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"Statements & Questions"

Selected works by faculty and staff at Evergreen

“Simple Machine” sculpture by Alair Wells. Photo credit: Gabi Clayton

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Based on previous experience, I expected anything but traditional in an exhibition of work by faculty and staff at The Evergreen State College. I expected political art and identity art and conceptual art, and I was surprised at how much traditional art there was - not that there wasn't plenty of the other as well. There was quite a variety in style, media and content.

Among the more conceptual pieces was a selection from or version of Anne de Marcken's Invisible Ink project now showing at the Feast Art Center in Tacoma (reviewed in this column last week.) It is a thought-provoking piece that will hopefully spur some viewers (specifically white viewers) to get involved helping others (specifically people of color).

Emily L.R. Adams' "Looking Glass" presents a feminist message. It is a wall of vintage, black-and-white photos of naked women - peep show shots, pornography circa 1900 - mounted on antique dinner trays or plates on a black wooden panel and framed by black and white curtains. The metaphor of naked women being served up on dinner plates speaks volumes about sexual mores then and now.

Among the more traditional works is a group of small multiple-plate etching of women by Lisa Sweet. Sweet is known for painting contemporary subject matter in the style of Romanesque or Renaissance frescos. There is usually a surrealistic and sometimes comical bent to her paintings, which also often skewer the Catholic Church, and her technique is usually flawless. This suite of four etchings is different from what I have previously seen from her in that they are not so odd and the juxtaposition of diverse images is not as obvious. The only thing odd that I can see is that the women have unusually long necks - reminiscent of Modigliani but more realistic in the smooth blending of colors and modeling of light and shadow. Her technique is typically flawless, and it is in these as well.

Shaw Osha is showing a couple of small acrylic paintings of figures in an indoor setting titled "S for Soul Train numbers one and two." These are expressive and softly brushed paintings in a style such as that of the Bay Area figure painters of the 1950s: Elmer Bischoff, David Park and early Richard Diebenkorn. Her paintings are even more diffuse and lacking in detail than the Bay Area painters, and while they are fascinating, they cry out for more detail and contrast.  As is, they seem mushy, unfocused and unfinished.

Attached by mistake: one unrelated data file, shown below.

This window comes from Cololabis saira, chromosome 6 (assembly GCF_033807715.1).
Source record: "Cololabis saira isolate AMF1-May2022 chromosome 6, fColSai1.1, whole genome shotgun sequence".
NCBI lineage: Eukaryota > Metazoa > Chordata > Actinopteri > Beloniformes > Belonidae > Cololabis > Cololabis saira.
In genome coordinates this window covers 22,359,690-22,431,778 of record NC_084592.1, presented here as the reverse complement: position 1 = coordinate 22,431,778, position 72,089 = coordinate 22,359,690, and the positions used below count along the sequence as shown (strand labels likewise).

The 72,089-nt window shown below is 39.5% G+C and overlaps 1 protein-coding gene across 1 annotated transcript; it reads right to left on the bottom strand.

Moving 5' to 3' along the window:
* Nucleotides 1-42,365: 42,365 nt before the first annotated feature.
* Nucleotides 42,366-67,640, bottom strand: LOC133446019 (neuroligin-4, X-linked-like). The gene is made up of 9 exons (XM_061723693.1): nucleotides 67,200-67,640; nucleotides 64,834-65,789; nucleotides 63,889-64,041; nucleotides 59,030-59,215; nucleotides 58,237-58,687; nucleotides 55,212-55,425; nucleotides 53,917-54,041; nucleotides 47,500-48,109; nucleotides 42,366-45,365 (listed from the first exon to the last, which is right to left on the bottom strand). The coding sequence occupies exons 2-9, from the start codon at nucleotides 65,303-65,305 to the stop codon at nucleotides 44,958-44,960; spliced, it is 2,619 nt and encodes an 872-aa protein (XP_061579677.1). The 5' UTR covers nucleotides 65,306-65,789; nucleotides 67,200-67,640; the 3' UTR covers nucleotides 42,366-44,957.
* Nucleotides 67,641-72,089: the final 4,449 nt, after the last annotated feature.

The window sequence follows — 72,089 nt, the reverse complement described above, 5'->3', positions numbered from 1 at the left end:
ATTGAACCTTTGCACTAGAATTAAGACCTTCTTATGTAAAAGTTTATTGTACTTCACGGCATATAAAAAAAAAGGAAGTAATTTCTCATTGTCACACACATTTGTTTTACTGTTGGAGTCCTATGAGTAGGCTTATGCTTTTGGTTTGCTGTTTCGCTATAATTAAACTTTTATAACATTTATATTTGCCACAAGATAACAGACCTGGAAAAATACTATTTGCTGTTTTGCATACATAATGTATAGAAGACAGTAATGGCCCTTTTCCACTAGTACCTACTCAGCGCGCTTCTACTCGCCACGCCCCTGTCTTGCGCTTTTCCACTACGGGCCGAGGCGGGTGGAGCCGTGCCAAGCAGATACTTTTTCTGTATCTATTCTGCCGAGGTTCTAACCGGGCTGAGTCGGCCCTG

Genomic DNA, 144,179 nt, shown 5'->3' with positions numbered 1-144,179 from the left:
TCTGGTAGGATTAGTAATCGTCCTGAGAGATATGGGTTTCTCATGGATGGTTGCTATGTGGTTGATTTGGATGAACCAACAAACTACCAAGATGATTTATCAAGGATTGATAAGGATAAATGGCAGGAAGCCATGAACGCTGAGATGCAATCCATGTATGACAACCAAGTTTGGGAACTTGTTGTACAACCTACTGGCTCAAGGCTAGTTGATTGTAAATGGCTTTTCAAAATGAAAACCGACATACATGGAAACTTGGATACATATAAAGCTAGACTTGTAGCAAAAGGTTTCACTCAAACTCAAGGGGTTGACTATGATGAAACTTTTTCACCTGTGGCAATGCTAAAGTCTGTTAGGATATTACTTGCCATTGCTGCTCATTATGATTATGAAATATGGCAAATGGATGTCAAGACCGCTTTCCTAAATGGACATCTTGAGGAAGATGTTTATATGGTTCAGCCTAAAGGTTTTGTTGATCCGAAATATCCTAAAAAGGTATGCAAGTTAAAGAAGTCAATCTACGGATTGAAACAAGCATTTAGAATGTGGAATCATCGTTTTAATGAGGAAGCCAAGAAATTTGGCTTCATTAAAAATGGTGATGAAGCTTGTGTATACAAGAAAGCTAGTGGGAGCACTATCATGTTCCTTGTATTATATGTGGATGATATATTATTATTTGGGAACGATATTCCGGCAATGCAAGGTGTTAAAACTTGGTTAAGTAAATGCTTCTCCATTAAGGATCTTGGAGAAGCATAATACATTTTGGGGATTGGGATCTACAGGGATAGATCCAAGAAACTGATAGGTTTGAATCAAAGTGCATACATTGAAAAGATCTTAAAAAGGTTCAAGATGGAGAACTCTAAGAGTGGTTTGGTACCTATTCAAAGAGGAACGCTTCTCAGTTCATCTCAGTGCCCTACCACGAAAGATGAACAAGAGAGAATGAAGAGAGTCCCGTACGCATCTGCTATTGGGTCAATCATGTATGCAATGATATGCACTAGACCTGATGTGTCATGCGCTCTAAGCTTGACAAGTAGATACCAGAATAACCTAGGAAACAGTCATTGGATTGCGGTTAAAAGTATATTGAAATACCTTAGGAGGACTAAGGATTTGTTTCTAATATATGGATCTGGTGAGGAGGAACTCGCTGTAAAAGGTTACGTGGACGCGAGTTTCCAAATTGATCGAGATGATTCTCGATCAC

Michelle Pope's four mixed-media box constructions are little dioramas like stage sets from an earlier era, with moving parts that are operated by turning a crank. There are cut-out and painted whales in an ocean of waves that move when the crank is turned, a little girl flying a kite, a horse in the desert, and sailboats on the sea. They're cute like toddler's toys.

Bob Leverich has also created a diorama. His is much more interesting. It is a carved wood model for a proposed sculptural installation for the grounds of Vashon Island High School: a simple model for curvilinear forms with little carved wooden people to give an indication of scale. It is accompanied by architectural drawings. Envisioning the final product from the model and drawings, I suspect it is going to be quite an attractive addition to the high school campus.

One of the strongest pieces in the show is "Simple Machine," a sculpture of forged steel, cast iron, mirrors, gold leaf, and velvet by Alair Wells. It is a machine that looks like the furnaces at Museum of Glass, only much smaller, about the size of a typical dog house standing on metal legs with some kind of strange rust-colored metal pods hanging by the door. Inside is what looks like a molten figure of some kind surrounded by shards of mirror. The open door is shaped like the blade of a guillotine ready to drop. "Simple Machine" was impactful and unforgettable to me because of its rugged quality and because it sets up possibilities of so many possible interpretations.

"Statements & Questions," 10 a.m. to 5 p.m. Mondays, Wednesdays and Fridays; 10 a.m. to 1:30 p.m. Tuesdays and Thursdays, through March 8, Evergreen Gallery, Library Building, The Evergreen State College, 2700 Evergreen Parkway NW, Olympia, 360.867.5125, evergreen.edu/gallery

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